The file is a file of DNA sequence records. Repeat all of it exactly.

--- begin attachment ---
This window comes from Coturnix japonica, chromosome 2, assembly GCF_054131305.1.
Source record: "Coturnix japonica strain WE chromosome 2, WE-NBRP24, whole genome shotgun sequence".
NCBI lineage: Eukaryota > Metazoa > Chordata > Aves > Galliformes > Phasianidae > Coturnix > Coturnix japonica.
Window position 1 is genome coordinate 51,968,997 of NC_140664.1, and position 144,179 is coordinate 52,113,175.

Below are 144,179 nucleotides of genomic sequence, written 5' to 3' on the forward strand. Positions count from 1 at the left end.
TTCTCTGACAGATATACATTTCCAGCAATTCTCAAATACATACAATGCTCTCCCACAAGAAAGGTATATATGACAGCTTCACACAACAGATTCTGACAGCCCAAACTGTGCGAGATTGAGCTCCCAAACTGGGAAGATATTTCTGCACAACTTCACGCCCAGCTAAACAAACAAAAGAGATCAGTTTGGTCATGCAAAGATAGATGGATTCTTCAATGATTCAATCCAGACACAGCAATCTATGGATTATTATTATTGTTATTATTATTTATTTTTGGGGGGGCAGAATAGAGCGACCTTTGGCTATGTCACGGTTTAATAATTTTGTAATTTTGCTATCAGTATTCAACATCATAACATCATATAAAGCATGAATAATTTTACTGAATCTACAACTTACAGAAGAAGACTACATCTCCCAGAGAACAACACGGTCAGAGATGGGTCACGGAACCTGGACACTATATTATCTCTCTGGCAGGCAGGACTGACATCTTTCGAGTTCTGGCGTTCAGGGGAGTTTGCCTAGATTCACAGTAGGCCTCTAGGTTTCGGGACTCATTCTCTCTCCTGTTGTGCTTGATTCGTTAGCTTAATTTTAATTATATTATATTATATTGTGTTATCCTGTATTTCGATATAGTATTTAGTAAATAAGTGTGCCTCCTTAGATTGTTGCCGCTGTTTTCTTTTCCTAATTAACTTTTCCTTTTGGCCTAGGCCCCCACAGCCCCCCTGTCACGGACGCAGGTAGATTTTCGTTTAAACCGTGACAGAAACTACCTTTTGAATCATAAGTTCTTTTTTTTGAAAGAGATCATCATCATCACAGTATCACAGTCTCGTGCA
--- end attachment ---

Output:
This window comes from Coturnix japonica, chromosome 2, assembly GCF_054131305.1.
Source record: "Coturnix japonica strain WE chromosome 2, WE-NBRP24, whole genome shotgun sequence".
NCBI lineage: Eukaryota > Metazoa > Chordata > Aves > Galliformes > Phasianidae > Coturnix > Coturnix japonica.
Window position 1 is genome coordinate 51,968,997 of NC_140664.1, and position 144,179 is coordinate 52,113,175.

Below are 144,179 nucleotides of genomic sequence, written 5' to 3' on the forward strand. Positions count from 1 at the left end.
TTCTCTGACAGATATACATTTCCAGCAATTCTCAAATACATACAATGCTCTCCCACAAGAAAGGTATATATGACAGCTTCACACAACAGATTCTGACAGCCCAAACTGTGCGAGATTGAGCTCCCAAACTGGGAAGATATTTCTGCACAACTTCACGCCCAGCTAAACAAACAAAAGAGATCAGTTTGGTCATGCAAAGATAGATGGATTCTTCAATGATTCAATCCAGACACAGCAATCTATGGATTATTATTATTGTTATTATTATTTATTTTTGGGGGGGCAGAATAGAGCGACCTTTGGCTATGTCACGGTTTAATAATTTTGTAATTTTGCTATCAGTATTCAACATCATAACATCATATAAAGCATGAATAATTTTACTGAATCTACAACTTACAGAAGAAGACTACATCTCCCAGAGAACAACACGGTCAGAGATGGGTCACGGAACCTGGACACTATATTATCTCTCTGGCAGGCAGGACTGACATCTTTCGAGTTCTGGCGTTCAGGGGAGTTTGCCTAGATTCACAGTAGGCCTCTAGGTTTCGGGACTCATTCTCTCTCCTGTTGTGCTTGATTCGTTAGCTTAATTTTAATTATATTATATTATATTGTGTTATCCTGTATTTCGATATAGTATTTAGTAAATAAGTGTGCCTCCTTAGATTGTTGCCGCTGTTTTCTTTTCCTAATTAACTTTTCCTTTTGGCCTAGGCCCCCACAGCCCCCCTGTCACGGACGCAGGTAGATTTTCGTTTAAACCGTGACAGAAACTACCTTTTGAATCATAAGTTCTTTTTTTTGAAAGAGATCATCATCATCACAGTATCACAGTCTCGTGCA